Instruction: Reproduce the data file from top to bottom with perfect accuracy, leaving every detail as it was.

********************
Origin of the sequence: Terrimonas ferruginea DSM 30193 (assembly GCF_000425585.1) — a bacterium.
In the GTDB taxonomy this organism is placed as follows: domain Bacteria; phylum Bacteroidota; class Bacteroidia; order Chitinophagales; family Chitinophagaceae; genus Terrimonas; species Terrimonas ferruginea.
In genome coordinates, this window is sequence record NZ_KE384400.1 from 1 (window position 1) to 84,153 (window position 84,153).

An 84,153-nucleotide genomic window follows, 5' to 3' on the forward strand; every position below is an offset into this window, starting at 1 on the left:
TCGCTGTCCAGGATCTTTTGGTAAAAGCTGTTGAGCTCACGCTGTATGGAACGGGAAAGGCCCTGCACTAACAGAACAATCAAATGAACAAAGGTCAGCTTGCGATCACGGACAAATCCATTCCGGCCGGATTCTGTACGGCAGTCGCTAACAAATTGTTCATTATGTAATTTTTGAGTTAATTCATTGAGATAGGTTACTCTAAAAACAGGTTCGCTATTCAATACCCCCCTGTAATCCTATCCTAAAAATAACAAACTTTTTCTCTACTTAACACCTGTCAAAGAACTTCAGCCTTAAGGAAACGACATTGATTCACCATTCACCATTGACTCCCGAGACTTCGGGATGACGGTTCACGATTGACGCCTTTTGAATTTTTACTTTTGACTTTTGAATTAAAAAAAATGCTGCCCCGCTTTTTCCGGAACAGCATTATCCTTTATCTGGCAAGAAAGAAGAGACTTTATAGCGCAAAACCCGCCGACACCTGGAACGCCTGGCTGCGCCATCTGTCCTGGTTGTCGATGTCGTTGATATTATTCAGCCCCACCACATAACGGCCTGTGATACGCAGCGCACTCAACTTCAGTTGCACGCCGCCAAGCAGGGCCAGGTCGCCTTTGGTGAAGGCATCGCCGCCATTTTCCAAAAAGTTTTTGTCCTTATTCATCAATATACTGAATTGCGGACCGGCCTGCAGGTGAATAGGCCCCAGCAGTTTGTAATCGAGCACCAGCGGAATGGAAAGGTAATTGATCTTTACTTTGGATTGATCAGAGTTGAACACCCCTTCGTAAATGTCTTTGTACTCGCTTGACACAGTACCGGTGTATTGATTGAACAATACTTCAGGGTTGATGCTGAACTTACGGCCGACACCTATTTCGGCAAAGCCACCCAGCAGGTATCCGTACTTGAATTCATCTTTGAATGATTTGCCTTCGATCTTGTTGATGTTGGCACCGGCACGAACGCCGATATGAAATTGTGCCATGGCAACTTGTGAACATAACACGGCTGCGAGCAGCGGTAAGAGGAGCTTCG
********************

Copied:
Origin of the sequence: Terrimonas ferruginea DSM 30193 (assembly GCF_000425585.1) — a bacterium.
In the GTDB taxonomy this organism is placed as follows: domain Bacteria; phylum Bacteroidota; class Bacteroidia; order Chitinophagales; family Chitinophagaceae; genus Terrimonas; species Terrimonas ferruginea.
In genome coordinates, this window is sequence record NZ_KE384400.1 from 1 (window position 1) to 84,153 (window position 84,153).

An 84,153-nucleotide genomic window follows, 5' to 3' on the forward strand; every position below is an offset into this window, starting at 1 on the left:
TCGCTGTCCAGGATCTTTTGGTAAAAGCTGTTGAGCTCACGCTGTATGGAACGGGAAAGGCCCTGCACTAACAGAACAATCAAATGAACAAAGGTCAGCTTGCGATCACGGACAAATCCATTCCGGCCGGATTCTGTACGGCAGTCGCTAACAAATTGTTCATTATGTAATTTTTGAGTTAATTCATTGAGATAGGTTACTCTAAAAACAGGTTCGCTATTCAATACCCCCCTGTAATCCTATCCTAAAAATAACAAACTTTTTCTCTACTTAACACCTGTCAAAGAACTTCAGCCTTAAGGAAACGACATTGATTCACCATTCACCATTGACTCCCGAGACTTCGGGATGACGGTTCACGATTGACGCCTTTTGAATTTTTACTTTTGACTTTTGAATTAAAAAAAATGCTGCCCCGCTTTTTCCGGAACAGCATTATCCTTTATCTGGCAAGAAAGAAGAGACTTTATAGCGCAAAACCCGCCGACACCTGGAACGCCTGGCTGCGCCATCTGTCCTGGTTGTCGATGTCGTTGATATTATTCAGCCCCACCACATAACGGCCTGTGATACGCAGCGCACTCAACTTCAGTTGCACGCCGCCAAGCAGGGCCAGGTCGCCTTTGGTGAAGGCATCGCCGCCATTTTCCAAAAAGTTTTTGTCCTTATTCATCAATATACTGAATTGCGGACCGGCCTGCAGGTGAATAGGCCCCAGCAGTTTGTAATCGAGCACCAGCGGAATGGAAAGGTAATTGATCTTTACTTTGGATTGATCAGAGTTGAACACCCCTTCGTAAATGTCTTTGTACTCGCTTGACACAGTACCGGTGTATTGATTGAACAATACTTCAGGGTTGATGCTGAACTTACGGCCGACACCTATTTCGGCAAAGCCACCCAGCAGGTATCCGTACTTGAATTCATCTTTGAATGATTTGCCTTCGATCTTGTTGATGTTGGCACCGGCACGAACGCCGATATGAAATTGTGCCATGGCAACTTGTGAACATAACACGGCTGCGAGCAGCGGTAAGAGGAGCTTCG